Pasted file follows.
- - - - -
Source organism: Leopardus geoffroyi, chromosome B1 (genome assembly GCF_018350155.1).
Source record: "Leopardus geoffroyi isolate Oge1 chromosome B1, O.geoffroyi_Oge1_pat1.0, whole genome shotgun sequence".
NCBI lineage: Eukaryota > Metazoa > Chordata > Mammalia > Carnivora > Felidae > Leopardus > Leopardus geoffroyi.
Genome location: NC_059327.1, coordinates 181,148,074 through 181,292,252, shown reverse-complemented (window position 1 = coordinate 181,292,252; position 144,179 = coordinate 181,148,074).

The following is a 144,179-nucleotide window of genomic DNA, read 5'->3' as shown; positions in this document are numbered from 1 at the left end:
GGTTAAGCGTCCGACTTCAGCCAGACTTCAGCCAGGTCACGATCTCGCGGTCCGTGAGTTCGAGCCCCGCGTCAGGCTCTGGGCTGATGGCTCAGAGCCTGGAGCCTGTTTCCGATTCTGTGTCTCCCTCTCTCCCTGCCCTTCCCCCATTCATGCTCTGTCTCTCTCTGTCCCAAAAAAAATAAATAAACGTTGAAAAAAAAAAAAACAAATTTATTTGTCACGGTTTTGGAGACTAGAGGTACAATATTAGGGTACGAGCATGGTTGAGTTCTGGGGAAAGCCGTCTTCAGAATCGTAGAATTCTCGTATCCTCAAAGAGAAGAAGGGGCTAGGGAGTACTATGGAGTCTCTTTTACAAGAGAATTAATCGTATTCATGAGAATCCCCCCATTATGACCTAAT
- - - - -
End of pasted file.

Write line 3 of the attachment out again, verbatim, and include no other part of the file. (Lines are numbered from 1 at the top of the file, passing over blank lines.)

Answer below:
NCBI lineage: Eukaryota > Metazoa > Chordata > Mammalia > Carnivora > Felidae > Leopardus > Leopardus geoffroyi.